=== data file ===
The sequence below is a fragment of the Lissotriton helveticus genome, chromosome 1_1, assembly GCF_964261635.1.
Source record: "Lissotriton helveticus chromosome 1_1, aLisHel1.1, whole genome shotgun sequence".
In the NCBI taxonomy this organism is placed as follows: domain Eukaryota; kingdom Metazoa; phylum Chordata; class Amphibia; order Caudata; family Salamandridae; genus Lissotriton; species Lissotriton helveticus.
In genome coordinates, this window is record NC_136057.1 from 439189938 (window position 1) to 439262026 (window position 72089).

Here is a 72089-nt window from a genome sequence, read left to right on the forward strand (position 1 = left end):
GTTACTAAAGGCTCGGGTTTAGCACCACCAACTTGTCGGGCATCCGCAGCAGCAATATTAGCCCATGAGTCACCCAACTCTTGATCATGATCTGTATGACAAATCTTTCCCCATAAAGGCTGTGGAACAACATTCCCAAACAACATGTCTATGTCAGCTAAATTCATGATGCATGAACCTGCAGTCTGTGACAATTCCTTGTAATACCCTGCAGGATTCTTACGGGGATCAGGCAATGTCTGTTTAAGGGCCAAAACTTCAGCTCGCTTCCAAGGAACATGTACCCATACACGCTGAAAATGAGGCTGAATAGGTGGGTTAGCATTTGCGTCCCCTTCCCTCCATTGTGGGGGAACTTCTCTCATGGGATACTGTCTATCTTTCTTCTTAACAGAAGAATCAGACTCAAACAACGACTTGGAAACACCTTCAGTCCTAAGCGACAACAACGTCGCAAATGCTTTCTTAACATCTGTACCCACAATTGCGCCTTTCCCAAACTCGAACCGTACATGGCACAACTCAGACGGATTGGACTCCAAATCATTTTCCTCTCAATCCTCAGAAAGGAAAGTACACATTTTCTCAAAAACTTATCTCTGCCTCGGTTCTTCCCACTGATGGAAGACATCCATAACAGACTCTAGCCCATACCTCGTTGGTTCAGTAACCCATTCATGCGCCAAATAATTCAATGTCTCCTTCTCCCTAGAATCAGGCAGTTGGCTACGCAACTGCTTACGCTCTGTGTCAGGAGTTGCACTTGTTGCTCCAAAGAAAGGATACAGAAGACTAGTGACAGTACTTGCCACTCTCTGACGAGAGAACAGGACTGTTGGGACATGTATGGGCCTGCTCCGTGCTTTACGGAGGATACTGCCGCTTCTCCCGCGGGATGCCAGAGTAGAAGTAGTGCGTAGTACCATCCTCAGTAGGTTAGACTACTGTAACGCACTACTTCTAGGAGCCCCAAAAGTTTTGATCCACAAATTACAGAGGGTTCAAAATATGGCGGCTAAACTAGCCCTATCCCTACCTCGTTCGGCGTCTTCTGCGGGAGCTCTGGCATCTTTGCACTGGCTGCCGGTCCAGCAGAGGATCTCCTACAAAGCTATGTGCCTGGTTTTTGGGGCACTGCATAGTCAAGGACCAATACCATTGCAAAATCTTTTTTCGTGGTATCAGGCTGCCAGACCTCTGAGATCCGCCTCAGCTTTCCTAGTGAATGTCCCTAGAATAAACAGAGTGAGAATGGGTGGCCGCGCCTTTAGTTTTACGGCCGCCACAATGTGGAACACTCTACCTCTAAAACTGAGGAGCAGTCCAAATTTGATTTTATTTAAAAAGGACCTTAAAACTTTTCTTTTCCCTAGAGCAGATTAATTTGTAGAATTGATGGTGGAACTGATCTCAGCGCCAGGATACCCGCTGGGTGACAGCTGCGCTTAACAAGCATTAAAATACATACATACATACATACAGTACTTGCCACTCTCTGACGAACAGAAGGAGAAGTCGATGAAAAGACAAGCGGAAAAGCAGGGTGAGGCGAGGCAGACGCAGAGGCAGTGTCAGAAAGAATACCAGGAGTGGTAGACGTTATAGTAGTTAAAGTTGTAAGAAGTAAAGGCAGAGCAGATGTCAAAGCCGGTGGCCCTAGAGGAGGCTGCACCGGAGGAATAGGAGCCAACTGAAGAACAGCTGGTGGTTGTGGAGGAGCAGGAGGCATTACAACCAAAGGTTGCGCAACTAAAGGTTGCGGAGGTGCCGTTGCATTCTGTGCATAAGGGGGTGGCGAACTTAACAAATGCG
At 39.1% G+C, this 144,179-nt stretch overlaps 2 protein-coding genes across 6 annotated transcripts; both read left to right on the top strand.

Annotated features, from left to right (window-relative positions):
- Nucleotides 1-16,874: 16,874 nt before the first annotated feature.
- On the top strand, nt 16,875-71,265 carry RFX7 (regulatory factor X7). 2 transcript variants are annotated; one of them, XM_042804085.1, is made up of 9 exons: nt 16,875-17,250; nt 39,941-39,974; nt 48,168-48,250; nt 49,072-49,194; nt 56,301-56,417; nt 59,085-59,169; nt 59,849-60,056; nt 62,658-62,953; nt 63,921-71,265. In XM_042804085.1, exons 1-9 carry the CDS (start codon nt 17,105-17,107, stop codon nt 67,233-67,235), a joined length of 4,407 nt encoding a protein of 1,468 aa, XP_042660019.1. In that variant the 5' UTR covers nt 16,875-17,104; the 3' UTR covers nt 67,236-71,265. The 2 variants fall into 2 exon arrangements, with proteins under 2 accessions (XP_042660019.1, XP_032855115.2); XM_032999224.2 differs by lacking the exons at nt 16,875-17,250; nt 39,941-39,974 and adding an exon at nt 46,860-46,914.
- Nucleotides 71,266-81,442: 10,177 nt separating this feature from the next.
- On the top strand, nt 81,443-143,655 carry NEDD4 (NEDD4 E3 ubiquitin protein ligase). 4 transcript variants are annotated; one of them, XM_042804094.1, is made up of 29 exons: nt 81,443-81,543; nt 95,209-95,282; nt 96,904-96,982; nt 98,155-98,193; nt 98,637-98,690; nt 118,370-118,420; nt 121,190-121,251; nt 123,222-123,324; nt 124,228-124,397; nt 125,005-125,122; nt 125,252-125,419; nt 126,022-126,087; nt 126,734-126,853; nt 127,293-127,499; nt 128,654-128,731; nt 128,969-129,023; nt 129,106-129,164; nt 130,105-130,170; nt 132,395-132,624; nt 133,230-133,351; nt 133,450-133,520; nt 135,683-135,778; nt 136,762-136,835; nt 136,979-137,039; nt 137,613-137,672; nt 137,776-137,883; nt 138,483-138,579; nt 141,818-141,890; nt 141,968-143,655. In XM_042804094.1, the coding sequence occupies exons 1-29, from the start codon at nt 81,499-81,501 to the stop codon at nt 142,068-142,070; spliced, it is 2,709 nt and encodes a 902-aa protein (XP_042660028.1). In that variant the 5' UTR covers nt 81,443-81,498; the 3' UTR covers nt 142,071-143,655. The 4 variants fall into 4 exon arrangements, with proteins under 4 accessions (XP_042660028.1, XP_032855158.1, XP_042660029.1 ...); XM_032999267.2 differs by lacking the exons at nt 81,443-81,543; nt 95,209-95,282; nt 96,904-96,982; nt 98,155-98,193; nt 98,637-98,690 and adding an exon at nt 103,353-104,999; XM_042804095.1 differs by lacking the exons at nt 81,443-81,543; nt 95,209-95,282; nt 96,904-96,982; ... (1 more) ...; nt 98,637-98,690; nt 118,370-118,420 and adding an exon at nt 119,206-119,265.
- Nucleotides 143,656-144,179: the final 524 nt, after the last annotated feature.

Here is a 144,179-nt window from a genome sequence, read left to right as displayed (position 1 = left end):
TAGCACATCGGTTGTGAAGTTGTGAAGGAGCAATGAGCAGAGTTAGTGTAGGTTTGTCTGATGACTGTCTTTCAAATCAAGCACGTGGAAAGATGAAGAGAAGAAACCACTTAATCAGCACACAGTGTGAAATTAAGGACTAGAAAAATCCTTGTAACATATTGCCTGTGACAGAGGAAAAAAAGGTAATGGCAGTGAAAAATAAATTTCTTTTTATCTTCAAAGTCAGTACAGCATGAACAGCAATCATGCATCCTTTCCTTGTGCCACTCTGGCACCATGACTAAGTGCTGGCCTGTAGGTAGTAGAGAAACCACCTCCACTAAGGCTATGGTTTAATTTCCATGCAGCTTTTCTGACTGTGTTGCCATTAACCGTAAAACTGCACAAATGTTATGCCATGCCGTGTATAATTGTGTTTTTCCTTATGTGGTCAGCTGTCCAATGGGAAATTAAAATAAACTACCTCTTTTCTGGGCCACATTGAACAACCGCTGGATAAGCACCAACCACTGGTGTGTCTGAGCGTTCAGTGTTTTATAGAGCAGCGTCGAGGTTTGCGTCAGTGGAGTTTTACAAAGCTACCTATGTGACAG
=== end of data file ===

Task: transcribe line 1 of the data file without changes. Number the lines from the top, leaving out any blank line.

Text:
The sequence below is a fragment of the Lissotriton helveticus genome, chromosome 1_1, assembly GCF_964261635.1.